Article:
RAGBRAI announces 2020 route: Annual cycling event will pass through these Iowa towns
After a downright frosty January, talk of ice cream sundaes, lakeside camping and baseball games conjured summer memories as RAGBRAI announced its 2020 route through north-central Iowa Saturday night.
The 2020 Register’s Annual Great Bicycle Ride Across Iowa — pedaling from July 19 to 25 — will start in Le Mars, the Ice Cream Capital of the World, and end in Clinton, home of the LumberKings minor league baseball team. In between, riders will stop overnight in Storm Lake, Fort Dodge, Iowa Falls, Waterloo, Anamosa and Maquoketa.
Clocking in at 420.3 miles with 12,306 feet of climb, the 48th edition of this roving cycling celebration will be the sixth shortest in ride history. But that doesn’t mean it’ll be too easy — with the route coming in as No. 29 for most feet of climb, bicyclists should plan spring training rides with Iowa hills in mind.
The full route, including pass-through towns and vehicle directions, is expected to be released in March.
Dedicated to ‘Greenie’
Capping off a night of fun with an emotional moment, RAGBRAI announced that this year’s ride would be dedicated to Jim “Greenie” Green, a former ride director who died in June after suffering a stroke two years earlier.
As director, Green famously instituted much-needed safety regulations and curtailed the ride’s frat-party feel in favor of a more family friendly atmosphere. (Don’t worry — a healthy dose of revelry is still very much encouraged on the route.)
The biggest mark Greenie left on the ride was creating the Dream Team, a program offering disadvantaged youth a chance to participate in RAGBRAI for free. If Dream Team members complete training rides, make good grades and finish their river-to-river journey, they receive new bikes.
In addition to the ride dedication, RAGBRAI donated $10,000 to the program in Greenie’s honor Saturday night. That money will ensure 10 youth participants a chance to experience RAGBRAI this year, said Anne Lawrie, RAGBRAI’s senior marketing director.
About the towns: The hardest and easiest days
Starting about 20 miles east of the Missouri River, the 2020 ride will hug the U.S. Highway 20 corridor before dipping south on the fifth day toward Anamosa. The route continues its southward trajectory on the seventh day when it rolls into Clinton for the Mississippi River dip. It’s the first for new ride director Dieter Drake.
While none of this year’s overnight stops are new to RAGBRAI, the route features four towns — Le Mars, Maquoketa, Iowa Falls and Waterloo — that haven’t hosted RAGBRAI in at least a decade.
Day 1’s itinerary from Le Mars to Storm Lake, clocking in at 60 miles with 2,373 feet of climb, will again feature an optional gravel loop and the Mile of Silence, during which boomboxes are quieted and conversations cease in remembrance of bicyclists killed while riding.
The most difficult day will be the fifth, which takes bicyclists on an 85-mile, 3,078-feet-of-climb trek from Waterloo to Anamosa.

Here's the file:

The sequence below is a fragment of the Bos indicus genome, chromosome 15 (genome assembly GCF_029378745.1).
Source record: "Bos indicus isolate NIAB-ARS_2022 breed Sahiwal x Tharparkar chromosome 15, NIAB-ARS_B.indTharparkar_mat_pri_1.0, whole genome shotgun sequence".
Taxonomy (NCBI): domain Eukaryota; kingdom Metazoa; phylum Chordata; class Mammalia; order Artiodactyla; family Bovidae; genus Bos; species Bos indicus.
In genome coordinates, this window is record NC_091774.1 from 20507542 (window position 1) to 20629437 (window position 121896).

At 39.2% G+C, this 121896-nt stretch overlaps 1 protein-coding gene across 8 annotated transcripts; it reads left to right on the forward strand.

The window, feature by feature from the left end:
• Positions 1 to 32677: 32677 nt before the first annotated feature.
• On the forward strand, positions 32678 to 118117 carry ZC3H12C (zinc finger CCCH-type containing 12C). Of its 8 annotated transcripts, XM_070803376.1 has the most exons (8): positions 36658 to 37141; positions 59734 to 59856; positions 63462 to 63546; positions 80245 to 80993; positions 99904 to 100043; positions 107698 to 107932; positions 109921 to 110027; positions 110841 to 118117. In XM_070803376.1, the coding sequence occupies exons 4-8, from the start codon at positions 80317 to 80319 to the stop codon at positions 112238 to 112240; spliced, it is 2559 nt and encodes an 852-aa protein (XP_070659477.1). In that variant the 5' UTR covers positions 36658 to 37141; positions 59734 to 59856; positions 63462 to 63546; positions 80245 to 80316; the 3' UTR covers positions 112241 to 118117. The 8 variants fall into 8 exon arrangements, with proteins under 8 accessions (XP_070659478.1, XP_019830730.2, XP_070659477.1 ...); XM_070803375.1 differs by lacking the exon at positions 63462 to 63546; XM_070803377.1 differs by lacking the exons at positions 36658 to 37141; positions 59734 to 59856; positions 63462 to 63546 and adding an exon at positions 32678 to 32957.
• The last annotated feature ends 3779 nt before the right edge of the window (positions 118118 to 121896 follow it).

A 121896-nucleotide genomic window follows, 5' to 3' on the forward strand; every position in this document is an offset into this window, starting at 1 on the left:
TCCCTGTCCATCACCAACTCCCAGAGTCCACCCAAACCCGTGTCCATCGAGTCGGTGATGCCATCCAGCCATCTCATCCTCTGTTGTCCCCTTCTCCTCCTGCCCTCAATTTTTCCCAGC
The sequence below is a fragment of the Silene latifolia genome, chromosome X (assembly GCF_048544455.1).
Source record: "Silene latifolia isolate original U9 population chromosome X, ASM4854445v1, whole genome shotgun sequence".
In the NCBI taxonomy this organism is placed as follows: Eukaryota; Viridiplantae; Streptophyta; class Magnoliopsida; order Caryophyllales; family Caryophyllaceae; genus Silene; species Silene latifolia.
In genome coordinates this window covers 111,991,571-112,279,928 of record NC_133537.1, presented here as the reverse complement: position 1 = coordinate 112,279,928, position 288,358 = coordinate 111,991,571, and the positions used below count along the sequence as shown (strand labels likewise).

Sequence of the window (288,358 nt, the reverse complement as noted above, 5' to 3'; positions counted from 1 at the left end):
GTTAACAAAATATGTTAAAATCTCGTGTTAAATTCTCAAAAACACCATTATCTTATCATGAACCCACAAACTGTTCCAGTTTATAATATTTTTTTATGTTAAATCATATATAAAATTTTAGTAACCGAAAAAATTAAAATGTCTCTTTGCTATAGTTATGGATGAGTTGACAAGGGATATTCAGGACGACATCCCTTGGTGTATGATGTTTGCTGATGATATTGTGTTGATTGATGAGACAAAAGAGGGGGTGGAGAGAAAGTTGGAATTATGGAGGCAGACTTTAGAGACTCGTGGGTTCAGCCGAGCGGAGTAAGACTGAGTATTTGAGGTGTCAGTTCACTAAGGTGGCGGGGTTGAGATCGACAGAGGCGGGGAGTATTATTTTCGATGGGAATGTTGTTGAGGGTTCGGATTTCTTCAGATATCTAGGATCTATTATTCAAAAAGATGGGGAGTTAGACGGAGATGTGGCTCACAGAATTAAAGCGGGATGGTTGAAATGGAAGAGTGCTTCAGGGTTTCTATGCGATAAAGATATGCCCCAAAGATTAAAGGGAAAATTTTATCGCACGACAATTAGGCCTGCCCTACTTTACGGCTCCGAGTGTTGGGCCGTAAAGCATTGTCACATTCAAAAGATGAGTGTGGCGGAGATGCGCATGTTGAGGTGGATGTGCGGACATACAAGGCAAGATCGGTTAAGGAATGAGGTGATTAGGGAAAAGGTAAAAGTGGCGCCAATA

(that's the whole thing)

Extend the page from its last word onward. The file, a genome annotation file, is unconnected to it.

That day will also include the Karras Loop, an add-on route that pushes Thursday’s total mileage over 100, allowing energic cyclists to claim a century ride before RAGBRAI’s end. It’s named for ride co-founder John Karras, the 90-year-old bicycle enthusiast who is normally camped out for selfies and autographs halfway through the loop.
The last two days, which see riders roll into Maquoketa and Clinton, will be comparatively easy, having just 43 miles and 1,650 feet of climb and 35 miles and 1,260 feet of climb, respectively.
Selected from more than 200 interested towns, the 2020 route will see riders camping in a mix of populous cities and smaller, more rural communities. Three towns, Iowa Falls, Anamosa and Maquoketa, have fewer than 6,000 residents. Iowa Falls comes in as the smallest stop, with 5,036 inhabitants.
A bit of history
Last year’s route stayed in the southern half of the state and featured an unprecedented Mississippi River double dip when riders camped in the old port towns of Burlington on Day 6 and Keokuk on Day 7.
In 2018, the route hugged the U.S. Highway 30 corridor in central Iowa after two years of going to either the extreme south of the state (2016) or the extreme north (2017).
In 2015, the route returned to its 1973 origins, tracing roads from Sioux City to Davenport. Two stops on this year’s route, Storm Lake and Fort Dodge, were also on that original 1973 journey.
About 20,000 registered riders, with participants hailing from all 50 states and a host of international locations, descend on Iowa every year to be part of the “oldest, largest and longest recreational bicycle touring event in the world,” according to the RAGBRAI website.
RAGBRAI was founded in 1973 by two Des Moines Register columnists, Karras and Donald Kaul, who died in 2018 during the week RAGBRAI was ambling across the state.
Both bike enthusiasts, Karras and Kaul famously fell into creating what became a cultural behemoth.